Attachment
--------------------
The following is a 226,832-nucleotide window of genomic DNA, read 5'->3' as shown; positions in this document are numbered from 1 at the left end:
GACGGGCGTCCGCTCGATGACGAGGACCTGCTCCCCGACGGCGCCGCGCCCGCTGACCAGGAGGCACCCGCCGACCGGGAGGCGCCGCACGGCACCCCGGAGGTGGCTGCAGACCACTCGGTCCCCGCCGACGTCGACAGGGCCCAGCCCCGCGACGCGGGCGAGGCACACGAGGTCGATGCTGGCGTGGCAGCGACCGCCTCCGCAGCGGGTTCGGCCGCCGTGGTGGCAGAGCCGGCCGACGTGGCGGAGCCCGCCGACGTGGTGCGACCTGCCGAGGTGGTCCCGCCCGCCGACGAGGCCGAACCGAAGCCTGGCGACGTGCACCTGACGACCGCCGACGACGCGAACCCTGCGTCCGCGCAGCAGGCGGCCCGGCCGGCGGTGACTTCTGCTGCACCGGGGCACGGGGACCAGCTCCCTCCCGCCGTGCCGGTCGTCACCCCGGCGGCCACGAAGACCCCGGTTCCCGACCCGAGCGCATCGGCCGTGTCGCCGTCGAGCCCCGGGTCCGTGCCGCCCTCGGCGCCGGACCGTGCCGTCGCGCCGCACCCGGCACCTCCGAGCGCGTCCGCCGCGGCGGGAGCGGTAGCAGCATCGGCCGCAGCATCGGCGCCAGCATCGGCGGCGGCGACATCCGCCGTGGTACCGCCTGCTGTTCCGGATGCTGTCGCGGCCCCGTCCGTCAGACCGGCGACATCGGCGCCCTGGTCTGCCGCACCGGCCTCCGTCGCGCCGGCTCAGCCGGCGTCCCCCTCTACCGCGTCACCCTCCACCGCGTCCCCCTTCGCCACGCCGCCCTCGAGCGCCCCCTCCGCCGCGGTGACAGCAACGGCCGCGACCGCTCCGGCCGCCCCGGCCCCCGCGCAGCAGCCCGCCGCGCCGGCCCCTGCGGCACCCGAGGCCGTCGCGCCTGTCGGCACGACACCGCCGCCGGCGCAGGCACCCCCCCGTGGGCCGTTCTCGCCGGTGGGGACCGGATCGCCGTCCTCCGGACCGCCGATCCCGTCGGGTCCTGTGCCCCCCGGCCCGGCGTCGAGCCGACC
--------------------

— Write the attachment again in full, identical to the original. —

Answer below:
The following is a 226,832-nucleotide window of genomic DNA, read 5'->3' as shown; positions in this document are numbered from 1 at the left end:
GACGGGCGTCCGCTCGATGACGAGGACCTGCTCCCCGACGGCGCCGCGCCCGCTGACCAGGAGGCACCCGCCGACCGGGAGGCGCCGCACGGCACCCCGGAGGTGGCTGCAGACCACTCGGTCCCCGCCGACGTCGACAGGGCCCAGCCCCGCGACGCGGGCGAGGCACACGAGGTCGATGCTGGCGTGGCAGCGACCGCCTCCGCAGCGGGTTCGGCCGCCGTGGTGGCAGAGCCGGCCGACGTGGCGGAGCCCGCCGACGTGGTGCGACCTGCCGAGGTGGTCCCGCCCGCCGACGAGGCCGAACCGAAGCCTGGCGACGTGCACCTGACGACCGCCGACGACGCGAACCCTGCGTCCGCGCAGCAGGCGGCCCGGCCGGCGGTGACTTCTGCTGCACCGGGGCACGGGGACCAGCTCCCTCCCGCCGTGCCGGTCGTCACCCCGGCGGCCACGAAGACCCCGGTTCCCGACCCGAGCGCATCGGCCGTGTCGCCGTCGAGCCCCGGGTCCGTGCCGCCCTCGGCGCCGGACCGTGCCGTCGCGCCGCACCCGGCACCTCCGAGCGCGTCCGCCGCGGCGGGAGCGGTAGCAGCATCGGCCGCAGCATCGGCGCCAGCATCGGCGGCGGCGACATCCGCCGTGGTACCGCCTGCTGTTCCGGATGCTGTCGCGGCCCCGTCCGTCAGACCGGCGACATCGGCGCCCTGGTCTGCCGCACCGGCCTCCGTCGCGCCGGCTCAGCCGGCGTCCCCCTCTACCGCGTCACCCTCCACCGCGTCCCCCTTCGCCACGCCGCCCTCGAGCGCCCCCTCCGCCGCGGTGACAGCAACGGCCGCGACCGCTCCGGCCGCCCCGGCCCCCGCGCAGCAGCCCGCCGCGCCGGCCCCTGCGGCACCCGAGGCCGTCGCGCCTGTCGGCACGACACCGCCGCCGGCGCAGGCACCCCCCCGTGGGCCGTTCTCGCCGGTGGGGACCGGATCGCCGTCCTCCGGACCGCCGATCCCGTCGGGTCCTGTGCCCCCCGGCCCGGCGTCGAGCCGACC